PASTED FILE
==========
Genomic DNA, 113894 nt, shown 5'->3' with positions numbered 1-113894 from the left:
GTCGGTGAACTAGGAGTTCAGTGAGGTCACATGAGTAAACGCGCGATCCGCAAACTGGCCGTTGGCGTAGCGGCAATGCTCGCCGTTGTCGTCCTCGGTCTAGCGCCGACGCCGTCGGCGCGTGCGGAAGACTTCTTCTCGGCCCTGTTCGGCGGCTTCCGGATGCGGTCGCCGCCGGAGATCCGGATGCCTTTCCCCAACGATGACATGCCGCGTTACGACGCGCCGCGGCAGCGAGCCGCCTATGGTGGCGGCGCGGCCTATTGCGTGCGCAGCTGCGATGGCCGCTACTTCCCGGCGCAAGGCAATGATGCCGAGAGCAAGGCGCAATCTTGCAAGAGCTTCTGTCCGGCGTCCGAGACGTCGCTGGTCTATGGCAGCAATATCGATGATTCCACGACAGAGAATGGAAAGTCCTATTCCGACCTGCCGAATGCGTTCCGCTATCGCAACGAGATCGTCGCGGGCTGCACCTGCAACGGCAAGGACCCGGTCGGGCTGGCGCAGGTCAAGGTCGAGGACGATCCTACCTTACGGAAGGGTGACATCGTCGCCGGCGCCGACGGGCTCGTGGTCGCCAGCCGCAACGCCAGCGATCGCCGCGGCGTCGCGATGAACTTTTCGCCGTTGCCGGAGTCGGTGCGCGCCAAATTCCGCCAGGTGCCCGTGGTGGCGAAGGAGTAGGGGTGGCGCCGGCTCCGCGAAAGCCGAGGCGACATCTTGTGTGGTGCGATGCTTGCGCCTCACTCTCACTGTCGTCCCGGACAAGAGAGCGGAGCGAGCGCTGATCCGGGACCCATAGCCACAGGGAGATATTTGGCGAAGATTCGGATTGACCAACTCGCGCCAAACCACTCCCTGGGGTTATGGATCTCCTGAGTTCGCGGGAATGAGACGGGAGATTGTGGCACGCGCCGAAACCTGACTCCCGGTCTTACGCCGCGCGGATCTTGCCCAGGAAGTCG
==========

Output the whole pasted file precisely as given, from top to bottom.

Genomic DNA, 113894 nt, shown 5'->3' with positions numbered 1-113894 from the left:
GTCGGTGAACTAGGAGTTCAGTGAGGTCACATGAGTAAACGCGCGATCCGCAAACTGGCCGTTGGCGTAGCGGCAATGCTCGCCGTTGTCGTCCTCGGTCTAGCGCCGACGCCGTCGGCGCGTGCGGAAGACTTCTTCTCGGCCCTGTTCGGCGGCTTCCGGATGCGGTCGCCGCCGGAGATCCGGATGCCTTTCCCCAACGATGACATGCCGCGTTACGACGCGCCGCGGCAGCGAGCCGCCTATGGTGGCGGCGCGGCCTATTGCGTGCGCAGCTGCGATGGCCGCTACTTCCCGGCGCAAGGCAATGATGCCGAGAGCAAGGCGCAATCTTGCAAGAGCTTCTGTCCGGCGTCCGAGACGTCGCTGGTCTATGGCAGCAATATCGATGATTCCACGACAGAGAATGGAAAGTCCTATTCCGACCTGCCGAATGCGTTCCGCTATCGCAACGAGATCGTCGCGGGCTGCACCTGCAACGGCAAGGACCCGGTCGGGCTGGCGCAGGTCAAGGTCGAGGACGATCCTACCTTACGGAAGGGTGACATCGTCGCCGGCGCCGACGGGCTCGTGGTCGCCAGCCGCAACGCCAGCGATCGCCGCGGCGTCGCGATGAACTTTTCGCCGTTGCCGGAGTCGGTGCGCGCCAAATTCCGCCAGGTGCCCGTGGTGGCGAAGGAGTAGGGGTGGCGCCGGCTCCGCGAAAGCCGAGGCGACATCTTGTGTGGTGCGATGCTTGCGCCTCACTCTCACTGTCGTCCCGGACAAGAGAGCGGAGCGAGCGCTGATCCGGGACCCATAGCCACAGGGAGATATTTGGCGAAGATTCGGATTGACCAACTCGCGCCAAACCACTCCCTGGGGTTATGGATCTCCTGAGTTCGCGGGAATGAGACGGGAGATTGTGGCACGCGCCGAAACCTGACTCCCGGTCTTACGCCGCGCGGATCTTGCCCAGGAAGTCG